“The LID is fair because the scale of public investment in the waterfront is unprecedented, so the downtown owners should help pay a portion of it.”
We are the public. We are the ones who made the public investment through our federal, state, and local taxes. Downtown property owners have paid their fair share of the public investment.
“The LID is fair because there is a long history of using LIDs to build the Aurora Bridge, hose down the Denny Regrade, and pay for the South Lake Union Streetcar.”
The Aurora Bridge and Denny Regrade LIDs made specific neighborhoods sustainable from an infrastructure standpoint; that is the common use of LID funding.
The South Lake Union Streetcar LID was not imposed by the city. It was petitioned by property owners who agreed to the scope and cost in order to achieve a very specific transportation infrastructure.
By contrast, the Waterfront Park LID is intended to attract people from across the city and visitors from around the world. The city proudly proclaims it will be a “park for all.” It is certainly not a park designed to benefit downtown residents. It is exactly the sort of park project that, since the founding of the Seattle Parks Department in 1887, has been paid through general funds and city-wide parks levies.
The waterfront LID has nothing in common with other city LID-financed projects, and it is far more expensive.
“The LID is fair because economic studies show that properties near parks and streetscape improvements have higher values than other properties.”
The August 9, 2017 LID Feasibility Study states on pages 18-19 that none of the comparable improvements discussed in other cities are highly similar to Seattle.
A Seattle Times report points to the short supply of real estate as the main reason that prices are going up. The Alaskan Way Viaduct removal will also have an influence on waterfront property values independent of any LID projects. Furthermore, changing a more passive park to “a heavily used park catering to large numbers of active recreation users” actually reduces the value of adjacent residential properties.
The Feasibility specifically acknowledges that the waterfront park will already exist without the LID: the viaduct will be gone, Alaskan Way will be a ground-level street built to city design standards (which includes landscaping), the Seawall project will provide the sidewalk promenade you can already see complete with plantings, Pier 62/63 will be rebuilt for public concerts, and the Pike Place Marketfront Project overlooking the waterfront is already complete. All of these features are already paid for by public funds, which we contribute to.
The LID will simply add to what is already there: the single most expensive component of the LID improvements is a $100 million, 40-foot-high elevated ramp called the Overlook Walk connecting the Pike Market to the waterfront. The Overlook Walk alone is designed to bring millions more tourists to the waterfront, which the study names as an adverse impact on existing residential properties.
“The LID is fair because an LID has always been part of the assumed financing and we have held many information sessions.”
When it comes to the Waterfront LID, the city can’t tell the difference between its “information sessions” and genuine participation by property owners. City information sessions consisted of telling property owners that the LID is inevitable, and there is a [nearly impossible] way for the public to oppose it.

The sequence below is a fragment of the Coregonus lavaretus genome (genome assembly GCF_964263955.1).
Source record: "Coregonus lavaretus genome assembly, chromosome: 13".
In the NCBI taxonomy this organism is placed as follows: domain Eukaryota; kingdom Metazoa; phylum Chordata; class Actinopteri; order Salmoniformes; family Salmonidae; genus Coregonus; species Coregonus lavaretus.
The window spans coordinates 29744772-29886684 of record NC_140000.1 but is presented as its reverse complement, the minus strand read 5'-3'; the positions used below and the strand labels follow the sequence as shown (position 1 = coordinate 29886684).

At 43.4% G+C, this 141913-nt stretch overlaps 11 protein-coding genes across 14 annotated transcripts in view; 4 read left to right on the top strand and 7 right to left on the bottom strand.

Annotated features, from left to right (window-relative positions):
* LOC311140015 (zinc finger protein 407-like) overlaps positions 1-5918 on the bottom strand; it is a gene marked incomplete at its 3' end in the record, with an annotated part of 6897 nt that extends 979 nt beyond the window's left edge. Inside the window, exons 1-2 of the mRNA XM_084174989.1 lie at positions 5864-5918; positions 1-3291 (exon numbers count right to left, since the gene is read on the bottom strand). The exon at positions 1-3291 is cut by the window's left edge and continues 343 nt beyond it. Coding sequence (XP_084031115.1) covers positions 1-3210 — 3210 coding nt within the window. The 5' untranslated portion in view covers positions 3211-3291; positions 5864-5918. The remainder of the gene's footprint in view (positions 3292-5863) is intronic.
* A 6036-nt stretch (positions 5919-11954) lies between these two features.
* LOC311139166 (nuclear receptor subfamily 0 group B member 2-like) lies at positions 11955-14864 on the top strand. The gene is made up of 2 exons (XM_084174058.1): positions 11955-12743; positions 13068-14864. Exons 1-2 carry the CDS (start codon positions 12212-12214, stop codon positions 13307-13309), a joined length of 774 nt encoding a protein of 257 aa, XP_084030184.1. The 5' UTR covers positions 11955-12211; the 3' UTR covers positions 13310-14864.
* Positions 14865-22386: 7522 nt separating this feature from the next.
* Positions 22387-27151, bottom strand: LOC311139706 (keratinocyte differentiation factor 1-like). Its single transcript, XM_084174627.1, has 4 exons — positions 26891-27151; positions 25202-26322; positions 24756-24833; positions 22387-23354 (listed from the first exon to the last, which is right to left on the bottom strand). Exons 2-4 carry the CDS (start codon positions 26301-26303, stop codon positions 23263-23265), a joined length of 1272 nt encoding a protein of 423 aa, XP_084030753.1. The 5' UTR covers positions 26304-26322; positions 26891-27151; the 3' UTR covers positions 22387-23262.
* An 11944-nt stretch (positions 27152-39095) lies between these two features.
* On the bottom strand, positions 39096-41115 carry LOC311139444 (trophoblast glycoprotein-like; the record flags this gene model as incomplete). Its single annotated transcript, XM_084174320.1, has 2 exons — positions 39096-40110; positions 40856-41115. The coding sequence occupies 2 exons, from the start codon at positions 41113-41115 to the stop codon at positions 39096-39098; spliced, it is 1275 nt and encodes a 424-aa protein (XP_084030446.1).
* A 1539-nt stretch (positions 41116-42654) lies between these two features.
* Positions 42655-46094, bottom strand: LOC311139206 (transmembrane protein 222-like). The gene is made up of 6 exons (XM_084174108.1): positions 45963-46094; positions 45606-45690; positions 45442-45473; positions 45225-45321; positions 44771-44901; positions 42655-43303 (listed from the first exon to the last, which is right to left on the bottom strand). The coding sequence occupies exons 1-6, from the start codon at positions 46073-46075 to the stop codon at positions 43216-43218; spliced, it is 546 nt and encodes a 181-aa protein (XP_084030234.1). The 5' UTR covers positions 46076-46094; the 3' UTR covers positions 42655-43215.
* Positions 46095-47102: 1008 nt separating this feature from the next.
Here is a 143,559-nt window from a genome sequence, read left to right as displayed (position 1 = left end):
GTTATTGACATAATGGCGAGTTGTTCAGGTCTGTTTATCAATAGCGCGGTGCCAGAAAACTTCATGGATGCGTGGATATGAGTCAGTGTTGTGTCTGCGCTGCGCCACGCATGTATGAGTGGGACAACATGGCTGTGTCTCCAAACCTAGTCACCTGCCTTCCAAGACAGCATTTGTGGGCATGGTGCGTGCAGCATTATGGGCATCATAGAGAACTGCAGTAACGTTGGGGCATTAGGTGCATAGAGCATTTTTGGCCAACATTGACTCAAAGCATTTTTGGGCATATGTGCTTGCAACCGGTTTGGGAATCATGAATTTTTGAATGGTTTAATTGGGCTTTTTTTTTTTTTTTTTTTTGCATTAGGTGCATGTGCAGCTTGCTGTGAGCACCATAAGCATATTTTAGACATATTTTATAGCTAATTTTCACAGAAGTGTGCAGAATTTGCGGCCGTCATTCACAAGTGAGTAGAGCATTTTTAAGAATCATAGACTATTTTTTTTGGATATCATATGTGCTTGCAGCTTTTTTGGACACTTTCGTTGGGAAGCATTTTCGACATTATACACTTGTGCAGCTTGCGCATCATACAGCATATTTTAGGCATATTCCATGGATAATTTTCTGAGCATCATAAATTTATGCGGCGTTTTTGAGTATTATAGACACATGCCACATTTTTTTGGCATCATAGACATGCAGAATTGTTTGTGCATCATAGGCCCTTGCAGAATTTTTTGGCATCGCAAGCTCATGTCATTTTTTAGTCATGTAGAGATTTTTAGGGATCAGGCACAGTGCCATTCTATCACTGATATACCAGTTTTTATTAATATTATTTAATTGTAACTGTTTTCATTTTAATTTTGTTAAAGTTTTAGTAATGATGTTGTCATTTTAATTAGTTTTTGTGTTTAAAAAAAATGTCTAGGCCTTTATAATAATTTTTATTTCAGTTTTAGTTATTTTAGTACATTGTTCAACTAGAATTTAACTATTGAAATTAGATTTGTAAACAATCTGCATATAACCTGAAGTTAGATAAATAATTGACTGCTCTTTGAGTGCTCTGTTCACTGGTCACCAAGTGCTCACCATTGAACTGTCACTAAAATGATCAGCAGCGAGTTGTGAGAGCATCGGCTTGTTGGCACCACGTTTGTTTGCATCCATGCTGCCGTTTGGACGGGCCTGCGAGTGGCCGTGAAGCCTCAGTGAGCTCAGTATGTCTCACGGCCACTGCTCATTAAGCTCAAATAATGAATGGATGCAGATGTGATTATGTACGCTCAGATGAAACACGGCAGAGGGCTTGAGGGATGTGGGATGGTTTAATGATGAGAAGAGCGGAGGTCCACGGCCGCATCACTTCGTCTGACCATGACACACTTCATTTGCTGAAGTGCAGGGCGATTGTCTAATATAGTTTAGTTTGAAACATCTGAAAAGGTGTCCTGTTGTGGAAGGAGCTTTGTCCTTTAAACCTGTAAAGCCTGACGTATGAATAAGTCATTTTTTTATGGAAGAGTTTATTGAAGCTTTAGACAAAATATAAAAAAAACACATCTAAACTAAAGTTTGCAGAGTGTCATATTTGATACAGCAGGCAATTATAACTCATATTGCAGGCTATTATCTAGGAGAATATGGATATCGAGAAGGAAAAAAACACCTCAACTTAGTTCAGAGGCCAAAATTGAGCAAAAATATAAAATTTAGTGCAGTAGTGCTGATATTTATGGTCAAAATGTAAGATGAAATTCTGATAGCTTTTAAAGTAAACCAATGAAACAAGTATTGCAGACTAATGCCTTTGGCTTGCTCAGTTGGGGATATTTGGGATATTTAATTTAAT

The only opportunity property owners have to stop the process is if properties representing 60% of the LID tax burden object to the LID within 30 days of learning how much it hurts them, which is a difficult if not impossible task.
And how likely is an individual property owner to prevail against national LID appraisers, all of whom make a living working for cities?
“The LID is fair because the LID will only make property owners pay for about 50% of the Special Benefit, which is a great deal for the owners.”
Under the State LID law, once the city imposes the LID, the city is required to complete the LID Improvements.
Regardless of whether there are cost overruns or whether the other sources of funding dry up, the city must build the park as stated in the ordinance.
The LID law states the city can, at any time in the next 10 years, come back to the property owners and take the rest of their Special Benefit in a supplemental assessment.
The City Council should not want to be handcuffed to this bad funding model. If the project goes beyond the budget, then not only will property owners pay another hefty tax, but it puts other city programs at risk by having to cut their funding to pay for the park. This is unjust for downtown property owners, but more so, the people who benefit from publicly funded programs.
“The LID is fair because it the median assessment is only $2,400, or $10 per month.”
The city uses a median number instead of the average number because it sounds like a great deal. Let’s dig into the math.
They say that because there are some very large assessment, it skews the average upwards. But they do not say that the city data includes literally hundreds of $0 or $2 or $60 assessments for storage units and garage spaces that are linked to our properties. This skews their median down.
The average residential homeowner is projected to pay $5,434 (or up to $10,870 if there are cost overruns). For homeowners who cannot afford to pay a lump sum, with interest, the assessment would grow to approximately $8,000 (or $16,000 if there are cost overruns). The interest rate in this calculation is based on the City of Seattle’s April 2018 presentation.
The average commercial property owner is projected to pay $117,000 (or up to $233,000 if there are cost overruns). These costs may be passed on to apartment renters or small-business leases.